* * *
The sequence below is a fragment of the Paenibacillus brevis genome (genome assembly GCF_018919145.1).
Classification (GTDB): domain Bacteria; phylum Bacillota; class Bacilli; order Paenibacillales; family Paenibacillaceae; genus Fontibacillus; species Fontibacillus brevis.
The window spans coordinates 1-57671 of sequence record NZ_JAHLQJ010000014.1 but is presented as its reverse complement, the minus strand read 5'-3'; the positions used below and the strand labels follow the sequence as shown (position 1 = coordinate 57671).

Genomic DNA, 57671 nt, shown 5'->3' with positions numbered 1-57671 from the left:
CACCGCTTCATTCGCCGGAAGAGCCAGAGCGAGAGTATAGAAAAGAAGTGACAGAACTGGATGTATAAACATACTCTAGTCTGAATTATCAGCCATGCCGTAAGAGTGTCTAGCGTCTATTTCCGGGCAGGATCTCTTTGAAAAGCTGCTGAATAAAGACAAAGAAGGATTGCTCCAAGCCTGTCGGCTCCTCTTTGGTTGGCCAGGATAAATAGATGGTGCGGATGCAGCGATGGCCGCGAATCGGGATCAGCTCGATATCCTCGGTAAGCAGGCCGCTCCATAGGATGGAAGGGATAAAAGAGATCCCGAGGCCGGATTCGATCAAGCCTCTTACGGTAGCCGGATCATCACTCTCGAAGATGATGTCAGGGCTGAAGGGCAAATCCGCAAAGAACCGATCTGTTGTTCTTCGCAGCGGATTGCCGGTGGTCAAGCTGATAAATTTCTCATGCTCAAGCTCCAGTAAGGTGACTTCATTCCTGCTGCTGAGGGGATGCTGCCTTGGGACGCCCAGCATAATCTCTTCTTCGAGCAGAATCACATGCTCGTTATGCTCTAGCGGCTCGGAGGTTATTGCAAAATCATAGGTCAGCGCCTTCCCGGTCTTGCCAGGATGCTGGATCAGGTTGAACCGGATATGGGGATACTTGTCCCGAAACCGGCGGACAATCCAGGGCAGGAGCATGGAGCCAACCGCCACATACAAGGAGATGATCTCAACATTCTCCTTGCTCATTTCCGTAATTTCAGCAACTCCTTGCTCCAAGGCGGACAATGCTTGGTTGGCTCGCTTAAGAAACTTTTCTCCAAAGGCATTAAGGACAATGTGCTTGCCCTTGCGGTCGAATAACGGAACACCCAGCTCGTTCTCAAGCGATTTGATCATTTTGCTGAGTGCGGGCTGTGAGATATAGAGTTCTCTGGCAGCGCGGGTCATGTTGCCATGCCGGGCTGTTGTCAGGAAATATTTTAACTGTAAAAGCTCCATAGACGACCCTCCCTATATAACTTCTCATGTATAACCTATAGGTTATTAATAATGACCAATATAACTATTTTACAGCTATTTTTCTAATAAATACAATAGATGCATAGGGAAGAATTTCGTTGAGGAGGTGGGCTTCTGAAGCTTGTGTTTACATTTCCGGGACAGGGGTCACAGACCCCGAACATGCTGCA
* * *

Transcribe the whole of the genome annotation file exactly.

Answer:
The sequence below is a fragment of the Paenibacillus brevis genome (genome assembly GCF_018919145.1).
Classification (GTDB): domain Bacteria; phylum Bacillota; class Bacilli; order Paenibacillales; family Paenibacillaceae; genus Fontibacillus; species Fontibacillus brevis.
The window spans coordinates 1-57671 of sequence record NZ_JAHLQJ010000014.1 but is presented as its reverse complement, the minus strand read 5'-3'; the positions used below and the strand labels follow the sequence as shown (position 1 = coordinate 57671).

Genomic DNA, 57671 nt, shown 5'->3' with positions numbered 1-57671 from the left:
CACCGCTTCATTCGCCGGAAGAGCCAGAGCGAGAGTATAGAAAAGAAGTGACAGAACTGGATGTATAAACATACTCTAGTCTGAATTATCAGCCATGCCGTAAGAGTGTCTAGCGTCTATTTCCGGGCAGGATCTCTTTGAAAAGCTGCTGAATAAAGACAAAGAAGGATTGCTCCAAGCCTGTCGGCTCCTCTTTGGTTGGCCAGGATAAATAGATGGTGCGGATGCAGCGATGGCCGCGAATCGGGATCAGCTCGATATCCTCGGTAAGCAGGCCGCTCCATAGGATGGAAGGGATAAAAGAGATCCCGAGGCCGGATTCGATCAAGCCTCTTACGGTAGCCGGATCATCACTCTCGAAGATGATGTCAGGGCTGAAGGGCAAATCCGCAAAGAACCGATCTGTTGTTCTTCGCAGCGGATTGCCGGTGGTCAAGCTGATAAATTTCTCATGCTCAAGCTCCAGTAAGGTGACTTCATTCCTGCTGCTGAGGGGATGCTGCCTTGGGACGCCCAGCATAATCTCTTCTTCGAGCAGAATCACATGCTCGTTATGCTCTAGCGGCTCGGAGGTTATTGCAAAATCATAGGTCAGCGCCTTCCCGGTCTTGCCAGGATGCTGGATCAGGTTGAACCGGATATGGGGATACTTGTCCCGAAACCGGCGGACAATCCAGGGCAGGAGCATGGAGCCAACCGCCACATACAAGGAGATGATCTCAACATTCTCCTTGCTCATTTCCGTAATTTCAGCAACTCCTTGCTCCAAGGCGGACAATGCTTGGTTGGCTCGCTTAAGAAACTTTTCTCCAAAGGCATTAAGGACAATGTGCTTGCCCTTGCGGTCGAATAACGGAACACCCAGCTCGTTCTCAAGCGATTTGATCATTTTGCTGAGTGCGGGCTGTGAGATATAGAGTTCTCTGGCAGCGCGGGTCATGTTGCCATGCCGGGCTGTTGTCAGGAAATATTTTAACTGTAAAAGCTCCATAGACGACCCTCCCTATATAACTTCTCATGTATAACCTATAGGTTATTAATAATGACCAATATAACTATTTTACAGCTATTTTTCTAATAAATACAATAGATGCATAGGGAAGAATTTCGTTGAGGAGGTGGGCTTCTGAAGCTTGTGTTTACATTTCCGGGACAGGGGTCACAGACCCCGAACATGCTGCA